The House and Senate also agreed last week on a 90-day extension of federal highway funding, and while such temporary stopgap measures are generally no big deal, this measure is interesting for one reason. Rep. Brian Higgins, D-Buffalo, and Rep. Louise M. Slaughter, D-Fairport, opposed it. Both are strong advocates of more robust federal infrastructure spending.

"The House Majority is playing political games with the future of vital transportation projects and the millions of jobs they will provide for hardworking Americans," said Slaughter. "Their failure to gain the support of even their own Members (for a long-term highway bill) has put us in the untenable position of having to vote on a 90 day extension which has grave, long term consequences for construction projects across the nation."

--Jerry Zremski

Here are the votes of Western New York's four members of the House of Representatives and the state's two U.S. senators on major legislation in Congress last week. A "Y" means the member voted for the measure; an "N" means the member voted against the measure; an "A" means the member did not vote.

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HOUSE

* Regulating Intra-Company Swaps Trades: The House passed a bill, sponsored by Rep. Steve Stivers, R-Ohio, that would exempt inter-affiliate swaps of derivatives from margin and clearing regulations established by the Dodd-Frank financial reform law. Stivers said the legislation would prevent "internal transactions from being subject to duplicative regulations that could drive jobs overseas and increase costs for consumers."

The vote on March 26, was 357 yeas to 36 nays.

Reps. Brian Higgins, D-Buffalo, Y; Kathleen C. Hochul, D-Amherst, Y; Louise M. Slaughter, D-Fairport, Y; Tom Reed, R-Corning, Y.

Continue reading "Analyzing the latest votes in Congress" »

Video: Jerry Zremski's Week in Washington, April 2

 

Audio: The News' Andriatch discusses challenge facing Hochul on WBFO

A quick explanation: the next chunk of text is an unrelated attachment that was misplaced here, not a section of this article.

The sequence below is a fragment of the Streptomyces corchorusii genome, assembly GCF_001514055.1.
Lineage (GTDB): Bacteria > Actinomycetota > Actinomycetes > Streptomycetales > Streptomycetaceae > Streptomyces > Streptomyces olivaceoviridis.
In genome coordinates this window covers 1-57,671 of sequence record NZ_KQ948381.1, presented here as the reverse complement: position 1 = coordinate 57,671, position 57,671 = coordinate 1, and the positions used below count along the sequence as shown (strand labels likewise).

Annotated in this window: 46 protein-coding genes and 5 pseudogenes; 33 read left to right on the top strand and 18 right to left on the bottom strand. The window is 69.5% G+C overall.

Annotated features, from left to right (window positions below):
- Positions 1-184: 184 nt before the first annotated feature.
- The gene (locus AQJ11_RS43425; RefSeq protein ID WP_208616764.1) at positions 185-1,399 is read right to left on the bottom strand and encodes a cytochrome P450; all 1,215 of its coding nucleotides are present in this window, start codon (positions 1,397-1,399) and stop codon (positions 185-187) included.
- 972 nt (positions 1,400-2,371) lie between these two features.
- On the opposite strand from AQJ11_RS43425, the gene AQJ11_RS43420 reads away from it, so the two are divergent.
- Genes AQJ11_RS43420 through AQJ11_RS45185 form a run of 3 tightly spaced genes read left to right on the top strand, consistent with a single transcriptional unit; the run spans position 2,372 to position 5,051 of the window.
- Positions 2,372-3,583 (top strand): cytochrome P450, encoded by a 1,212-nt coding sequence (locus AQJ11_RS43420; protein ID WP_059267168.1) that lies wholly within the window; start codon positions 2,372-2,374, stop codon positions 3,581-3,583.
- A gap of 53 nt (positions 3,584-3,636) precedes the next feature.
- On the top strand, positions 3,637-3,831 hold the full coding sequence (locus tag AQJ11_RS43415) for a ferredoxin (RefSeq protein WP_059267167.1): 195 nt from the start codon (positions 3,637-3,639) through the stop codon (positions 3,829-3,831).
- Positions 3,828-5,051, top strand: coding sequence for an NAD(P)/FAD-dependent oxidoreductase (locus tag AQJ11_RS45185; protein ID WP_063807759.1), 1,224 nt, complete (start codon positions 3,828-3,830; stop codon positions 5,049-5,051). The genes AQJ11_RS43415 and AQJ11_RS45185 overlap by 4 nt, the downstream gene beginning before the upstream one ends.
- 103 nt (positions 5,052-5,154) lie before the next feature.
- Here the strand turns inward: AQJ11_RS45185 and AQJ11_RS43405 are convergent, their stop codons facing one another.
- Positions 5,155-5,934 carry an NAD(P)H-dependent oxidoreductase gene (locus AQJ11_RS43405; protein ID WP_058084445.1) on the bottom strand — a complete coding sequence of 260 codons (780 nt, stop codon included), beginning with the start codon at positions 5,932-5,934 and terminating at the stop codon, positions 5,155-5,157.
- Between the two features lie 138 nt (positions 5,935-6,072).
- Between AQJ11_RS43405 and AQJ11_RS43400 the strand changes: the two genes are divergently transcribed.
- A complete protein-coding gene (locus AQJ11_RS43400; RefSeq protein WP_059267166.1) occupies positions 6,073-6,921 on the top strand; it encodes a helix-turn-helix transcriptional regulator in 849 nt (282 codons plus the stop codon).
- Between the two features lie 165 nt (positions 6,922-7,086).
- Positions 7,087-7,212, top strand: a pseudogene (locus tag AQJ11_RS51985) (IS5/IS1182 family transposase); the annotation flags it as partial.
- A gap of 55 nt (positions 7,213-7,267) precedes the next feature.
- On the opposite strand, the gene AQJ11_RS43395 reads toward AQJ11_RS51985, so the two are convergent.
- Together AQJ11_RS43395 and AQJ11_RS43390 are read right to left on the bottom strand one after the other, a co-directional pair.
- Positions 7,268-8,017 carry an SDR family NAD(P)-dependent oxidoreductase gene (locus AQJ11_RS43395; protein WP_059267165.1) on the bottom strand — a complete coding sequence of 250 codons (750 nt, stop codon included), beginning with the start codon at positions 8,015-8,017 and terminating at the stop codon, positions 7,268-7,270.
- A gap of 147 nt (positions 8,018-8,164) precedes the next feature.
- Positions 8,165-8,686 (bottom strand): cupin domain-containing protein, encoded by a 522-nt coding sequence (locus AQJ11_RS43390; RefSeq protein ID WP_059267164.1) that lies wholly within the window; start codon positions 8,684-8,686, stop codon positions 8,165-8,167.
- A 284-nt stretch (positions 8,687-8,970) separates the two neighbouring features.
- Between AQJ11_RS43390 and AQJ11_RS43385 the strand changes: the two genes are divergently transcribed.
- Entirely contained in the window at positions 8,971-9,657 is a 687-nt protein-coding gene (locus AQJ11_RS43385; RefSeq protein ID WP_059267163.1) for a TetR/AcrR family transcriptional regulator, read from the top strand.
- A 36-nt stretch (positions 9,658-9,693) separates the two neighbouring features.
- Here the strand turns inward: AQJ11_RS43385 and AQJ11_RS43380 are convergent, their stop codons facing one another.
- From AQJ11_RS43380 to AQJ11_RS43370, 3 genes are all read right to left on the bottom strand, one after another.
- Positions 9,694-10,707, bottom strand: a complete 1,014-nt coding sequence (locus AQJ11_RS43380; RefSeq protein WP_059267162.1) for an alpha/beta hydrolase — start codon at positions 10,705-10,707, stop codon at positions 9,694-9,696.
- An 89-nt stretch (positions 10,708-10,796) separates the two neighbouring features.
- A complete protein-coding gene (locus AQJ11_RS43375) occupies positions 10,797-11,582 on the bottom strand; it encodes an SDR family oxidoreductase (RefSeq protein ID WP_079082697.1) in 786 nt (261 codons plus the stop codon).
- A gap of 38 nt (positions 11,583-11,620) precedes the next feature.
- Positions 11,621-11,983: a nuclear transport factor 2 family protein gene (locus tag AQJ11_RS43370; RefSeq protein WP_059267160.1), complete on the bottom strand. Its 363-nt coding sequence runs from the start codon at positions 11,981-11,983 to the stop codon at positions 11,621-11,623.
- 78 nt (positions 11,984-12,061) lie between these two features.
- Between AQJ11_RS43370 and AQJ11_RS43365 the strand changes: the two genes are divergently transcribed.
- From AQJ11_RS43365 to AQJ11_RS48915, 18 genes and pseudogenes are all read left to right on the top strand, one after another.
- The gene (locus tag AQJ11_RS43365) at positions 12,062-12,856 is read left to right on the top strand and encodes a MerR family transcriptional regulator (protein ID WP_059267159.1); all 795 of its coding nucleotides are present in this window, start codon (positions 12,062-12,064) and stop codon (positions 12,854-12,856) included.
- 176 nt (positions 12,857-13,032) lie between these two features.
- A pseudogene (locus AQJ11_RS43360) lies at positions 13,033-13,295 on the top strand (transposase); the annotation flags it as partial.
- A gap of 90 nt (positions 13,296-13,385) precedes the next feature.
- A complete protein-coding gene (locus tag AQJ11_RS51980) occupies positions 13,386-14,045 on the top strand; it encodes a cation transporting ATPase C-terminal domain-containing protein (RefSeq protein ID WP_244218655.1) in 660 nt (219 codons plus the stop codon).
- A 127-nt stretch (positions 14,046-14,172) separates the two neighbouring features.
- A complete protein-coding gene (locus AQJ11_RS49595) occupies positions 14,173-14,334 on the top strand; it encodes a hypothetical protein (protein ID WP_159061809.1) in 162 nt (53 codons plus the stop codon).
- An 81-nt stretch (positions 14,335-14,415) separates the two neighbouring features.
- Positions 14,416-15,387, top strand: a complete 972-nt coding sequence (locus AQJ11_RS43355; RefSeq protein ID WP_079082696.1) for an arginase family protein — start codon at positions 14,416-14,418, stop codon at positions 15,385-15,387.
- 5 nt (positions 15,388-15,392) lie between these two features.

The News' Bruce Andriatch was a guest on WBFO-FM 88.7 and talked about the re-election challenge Democrat Rep. Kathleen C. Hochul faces in a redrawn district as well as other suburban matters:


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About Politics Now

Robert J. McCarthy

Robert J. McCarthy

A native of Schenectady, Robert J. McCarthy came to The Buffalo News in 1982 following a six-year stint at the Olean Times Herald. He is a graduate of St. Bonaventure University, and has been covering local, state and national politics since 1992.

rmccarthy@buffnews.com


Tom Precious

Tom Precious

Tom Precious joined The Buffalo News in 1997 as bureau chief at the state Capitol, where he covers everything from statewide politics and state government fiscal affairs to health care, environmental and municipal government matters. Prior to The News, he worked for news outlets in Albany and Washington, DC.

tprecious@buffnews.com


Jill Terreri

Jill Terreri

Jill Terreri is an Amherst native and has covered politics and government in upstate New York since 2003. She joined The Buffalo News in 2012 and covers City Hall.

@jillterreri | jterreri@buffnews.com


Jerry Zremski

Jerry Zremski

Jerry Zremski, The Buffalo News Washington bureau chief, has reported from the nation's capital since 1989 after joining The News as a business reporter in 1984. A graduate of Syracuse University, Zremski is a former Nieman fellow in journalism at Harvard University. In 2007, he served as president of the National Press Club.

@JerryZremski | jzremski@buffnews.com